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Seed coat thinning during horsegram (Macrotyloma uniflorum) domestication documented through synchrotron tomography of archaeological seeds

Overview of attention for article published in Scientific Reports, July 2017
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About this Attention Score

  • In the top 5% of all research outputs scored by Altmetric
  • High Attention Score compared to outputs of the same age (96th percentile)
  • High Attention Score compared to outputs of the same age and source (95th percentile)

Mentioned by

news
6 news outlets
blogs
3 blogs
twitter
16 tweeters
facebook
2 Facebook pages

Citations

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10 Dimensions

Readers on

mendeley
27 Mendeley
Title
Seed coat thinning during horsegram (Macrotyloma uniflorum) domestication documented through synchrotron tomography of archaeological seeds
Published in
Scientific Reports, July 2017
DOI 10.1038/s41598-017-05244-w
Pubmed ID
Authors

Charlene Murphy, Dorian Q. Fuller

Abstract

Reduction of seed dormancy mechanisms, allowing for rapid germination after planting, is a recurrent trait in domesticated plants, and can often be linked to changes in seed coat structure, in particular thinning. We report evidence for seed coat thinning between 2,000 BC and 1,200 BC, in southern Indian archaeological horsegram (Macrotyloma uniflorum), which it has been possible to document with high precision and non-destructively, through high resolution x-ray computed tomography using a synchrotron. We find that this trait underwent stepped change, from thick to semi-thin to thin seed coats, and that the rate of change was gradual. This is the first time that the rate of evolution of seed coat thinning in a legume crop has been directly documented from archaeological remains, and it contradicts previous predictions that legume domestication occurred through selection of pre-adapted low dormancy phenotypes from the wild.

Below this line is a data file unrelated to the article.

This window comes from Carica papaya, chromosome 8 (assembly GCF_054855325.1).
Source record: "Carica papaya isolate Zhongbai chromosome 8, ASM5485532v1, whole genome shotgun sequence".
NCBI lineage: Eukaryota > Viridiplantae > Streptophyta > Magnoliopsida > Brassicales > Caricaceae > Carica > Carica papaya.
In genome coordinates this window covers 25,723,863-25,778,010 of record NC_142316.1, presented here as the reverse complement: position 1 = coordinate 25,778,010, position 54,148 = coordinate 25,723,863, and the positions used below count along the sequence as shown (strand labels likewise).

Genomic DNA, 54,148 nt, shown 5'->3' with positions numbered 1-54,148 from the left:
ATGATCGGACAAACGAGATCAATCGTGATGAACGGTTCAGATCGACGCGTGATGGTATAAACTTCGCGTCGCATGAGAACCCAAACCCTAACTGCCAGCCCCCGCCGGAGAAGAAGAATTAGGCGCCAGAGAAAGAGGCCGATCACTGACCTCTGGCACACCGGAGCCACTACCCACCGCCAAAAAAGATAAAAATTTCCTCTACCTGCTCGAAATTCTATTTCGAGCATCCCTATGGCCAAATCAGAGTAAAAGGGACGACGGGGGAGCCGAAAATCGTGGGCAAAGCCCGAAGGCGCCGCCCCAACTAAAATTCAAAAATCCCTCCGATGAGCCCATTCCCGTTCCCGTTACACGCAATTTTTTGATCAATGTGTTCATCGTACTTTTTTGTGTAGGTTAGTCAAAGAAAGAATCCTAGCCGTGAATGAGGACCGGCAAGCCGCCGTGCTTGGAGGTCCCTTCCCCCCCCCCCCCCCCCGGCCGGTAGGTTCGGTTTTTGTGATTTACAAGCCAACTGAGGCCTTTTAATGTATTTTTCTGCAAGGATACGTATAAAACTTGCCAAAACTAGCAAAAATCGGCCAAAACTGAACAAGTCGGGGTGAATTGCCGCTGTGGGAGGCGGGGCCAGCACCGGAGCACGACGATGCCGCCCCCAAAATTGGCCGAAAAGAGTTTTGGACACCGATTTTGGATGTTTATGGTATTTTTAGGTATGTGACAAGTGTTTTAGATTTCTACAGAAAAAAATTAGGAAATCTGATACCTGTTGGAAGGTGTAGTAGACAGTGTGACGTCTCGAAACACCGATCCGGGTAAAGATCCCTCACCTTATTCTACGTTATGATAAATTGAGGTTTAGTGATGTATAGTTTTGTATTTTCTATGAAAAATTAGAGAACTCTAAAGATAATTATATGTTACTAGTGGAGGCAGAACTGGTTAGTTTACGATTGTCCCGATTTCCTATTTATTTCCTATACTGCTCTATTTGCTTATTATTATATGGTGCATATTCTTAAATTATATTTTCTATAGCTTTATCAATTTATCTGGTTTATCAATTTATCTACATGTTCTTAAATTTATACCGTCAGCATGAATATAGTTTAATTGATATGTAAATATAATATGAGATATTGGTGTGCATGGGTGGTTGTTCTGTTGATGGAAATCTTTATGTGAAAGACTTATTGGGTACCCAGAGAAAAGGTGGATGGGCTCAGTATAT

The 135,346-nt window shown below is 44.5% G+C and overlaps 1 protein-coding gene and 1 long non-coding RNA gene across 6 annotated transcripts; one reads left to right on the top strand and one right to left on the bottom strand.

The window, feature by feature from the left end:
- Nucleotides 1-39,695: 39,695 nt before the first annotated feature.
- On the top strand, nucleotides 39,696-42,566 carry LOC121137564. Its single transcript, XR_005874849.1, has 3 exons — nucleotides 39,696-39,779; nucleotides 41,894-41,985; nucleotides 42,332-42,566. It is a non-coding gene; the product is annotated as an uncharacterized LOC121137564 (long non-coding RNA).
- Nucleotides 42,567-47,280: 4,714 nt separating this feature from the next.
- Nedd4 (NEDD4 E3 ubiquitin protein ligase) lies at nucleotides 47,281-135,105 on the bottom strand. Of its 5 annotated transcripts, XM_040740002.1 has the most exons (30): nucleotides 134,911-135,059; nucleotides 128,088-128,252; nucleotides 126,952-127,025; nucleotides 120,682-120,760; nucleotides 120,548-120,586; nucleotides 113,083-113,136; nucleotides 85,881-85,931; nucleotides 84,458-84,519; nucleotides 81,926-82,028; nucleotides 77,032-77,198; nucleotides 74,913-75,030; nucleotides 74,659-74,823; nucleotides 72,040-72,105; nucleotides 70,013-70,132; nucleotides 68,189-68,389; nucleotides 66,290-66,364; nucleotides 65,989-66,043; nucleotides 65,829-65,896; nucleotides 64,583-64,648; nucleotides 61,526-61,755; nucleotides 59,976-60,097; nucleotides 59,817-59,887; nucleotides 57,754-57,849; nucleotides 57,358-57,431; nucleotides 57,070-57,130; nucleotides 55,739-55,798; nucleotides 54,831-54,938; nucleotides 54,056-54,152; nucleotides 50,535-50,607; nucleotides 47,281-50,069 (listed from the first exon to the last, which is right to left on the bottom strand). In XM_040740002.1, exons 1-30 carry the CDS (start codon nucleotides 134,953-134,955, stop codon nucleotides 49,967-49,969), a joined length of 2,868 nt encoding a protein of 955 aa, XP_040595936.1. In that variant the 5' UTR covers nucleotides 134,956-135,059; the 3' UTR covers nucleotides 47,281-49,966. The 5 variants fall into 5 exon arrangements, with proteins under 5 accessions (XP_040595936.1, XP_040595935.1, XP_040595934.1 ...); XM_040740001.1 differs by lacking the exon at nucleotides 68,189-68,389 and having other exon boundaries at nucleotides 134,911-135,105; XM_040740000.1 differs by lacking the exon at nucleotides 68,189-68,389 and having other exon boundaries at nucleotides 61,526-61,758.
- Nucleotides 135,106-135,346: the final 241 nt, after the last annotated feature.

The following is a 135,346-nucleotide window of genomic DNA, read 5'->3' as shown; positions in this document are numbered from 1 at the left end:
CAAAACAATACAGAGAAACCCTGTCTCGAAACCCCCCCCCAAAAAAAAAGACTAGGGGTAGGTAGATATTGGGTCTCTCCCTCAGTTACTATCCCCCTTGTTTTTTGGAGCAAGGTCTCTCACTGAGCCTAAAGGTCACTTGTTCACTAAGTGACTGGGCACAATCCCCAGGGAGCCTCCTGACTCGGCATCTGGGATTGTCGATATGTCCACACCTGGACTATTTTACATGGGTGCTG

Twitter Demographics

The data shown below were collected from the profiles of 16 tweeters who shared this research output. Click here to find out more about how the information was compiled.

Mendeley readers

The data shown below were compiled from readership statistics for 27 Mendeley readers of this research output. Click here to see the associated Mendeley record.

Geographical breakdown

Country Count As %
Unknown 27 100%

Demographic breakdown

Readers by professional status Count As %
Student > Ph. D. Student 10 37%
Researcher 5 19%
Student > Master 2 7%
Student > Bachelor 2 7%
Student > Doctoral Student 2 7%
Other 4 15%
Unknown 2 7%
Readers by discipline Count As %
Agricultural and Biological Sciences 13 48%
Arts and Humanities 5 19%
Biochemistry, Genetics and Molecular Biology 2 7%
Social Sciences 2 7%
Physics and Astronomy 1 4%
Other 2 7%
Unknown 2 7%

Attention Score in Context

This research output has an Altmetric Attention Score of 77. This is our high-level measure of the quality and quantity of online attention that it has received. This Attention Score, as well as the ranking and number of research outputs shown below, was calculated when the research output was last mentioned on 26 November 2020.
All research outputs
#340,749
of 17,805,015 outputs
Outputs from Scientific Reports
#4,007
of 96,022 outputs
Outputs of similar age
#10,071
of 273,706 outputs
Outputs of similar age from Scientific Reports
#26
of 504 outputs
Altmetric has tracked 17,805,015 research outputs across all sources so far. Compared to these this one has done particularly well and is in the 98th percentile: it's in the top 5% of all research outputs ever tracked by Altmetric.
So far Altmetric has tracked 96,022 research outputs from this source. They typically receive a lot more attention than average, with a mean Attention Score of 16.7. This one has done particularly well, scoring higher than 95% of its peers.
Older research outputs will score higher simply because they've had more time to accumulate mentions. To account for age we can compare this Altmetric Attention Score to the 273,706 tracked outputs that were published within six weeks on either side of this one in any source. This one has done particularly well, scoring higher than 96% of its contemporaries.
We're also able to compare this research output to 504 others from the same source and published within six weeks on either side of this one. This one has done particularly well, scoring higher than 95% of its contemporaries.